Short film. Based on award winning story by LGBT fiction pioneer Richard Hall.

‘Blocking’ for My Sanity

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“THE LEVEL of adulation for you on your Facebook page has gone up a lot lately. Have you noticed that?” a friend of mine recently messaged me. “Absolutely,” I replied. “It’s because I’ve blocked anyone who disagrees.” Hey, at least I’m honest.

            Facebook is a bit of a fantasy playground anyway—let’s face it, the vast majority of these “friends” won’t be there for you when you really need them—so I’ve long felt that I should weed my page at will to make it my ultimate fantasy: a dizzying circle jerk without fear of putdown or repudiation. There are enough challenges in the real world and enough people to tell you “No” or “You’re wrong” to your face, so why not turn your social networking venue into a tightly enforced ego boost that will quiet the low self-esteem voice in your head while stroking you as a legend who’s always right about every little thing? It’s a new, self-aggrandizing twist on “Get off my lawn!” though the banish-ees don’t see it coming and usually don’t even realize they’ve been blocked for some time, so what’s the harm?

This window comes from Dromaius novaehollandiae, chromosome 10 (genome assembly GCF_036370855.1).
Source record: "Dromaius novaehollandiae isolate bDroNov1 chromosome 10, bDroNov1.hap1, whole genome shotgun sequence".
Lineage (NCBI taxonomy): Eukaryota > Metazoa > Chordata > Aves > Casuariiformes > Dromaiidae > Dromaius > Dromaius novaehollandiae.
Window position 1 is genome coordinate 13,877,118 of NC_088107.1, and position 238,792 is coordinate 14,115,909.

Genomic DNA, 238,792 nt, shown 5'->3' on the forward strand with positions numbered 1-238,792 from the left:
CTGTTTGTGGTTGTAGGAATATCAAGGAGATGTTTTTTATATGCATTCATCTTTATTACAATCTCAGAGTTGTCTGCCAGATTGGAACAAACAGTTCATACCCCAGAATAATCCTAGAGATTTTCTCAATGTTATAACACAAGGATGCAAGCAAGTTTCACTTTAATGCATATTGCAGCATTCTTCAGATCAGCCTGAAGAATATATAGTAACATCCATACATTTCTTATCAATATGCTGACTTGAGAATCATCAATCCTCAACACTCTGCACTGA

The weird aspect of this censoring reflex is that, as I’ve written before, we depend on interaction to be buoyed, educated, and charged. We need to communicate to feel less isolated and get over our trepidations about being a minority and potential outcasts. Without my years of club-going with other lgbtq’s, I wouldn’t have felt nearly as connected to the community, and I didn’t even used to totally mind the annoying people that filled out the crowd. I devoted some of my old Village Voice columns to “The 10 Biggest Nightmares in NYC Nightlife” in all their fabulous horror. But now I was running from anyone that seemed loony—including some gays—rather than examining their damaged edge or trying to get a kick out of their otherness.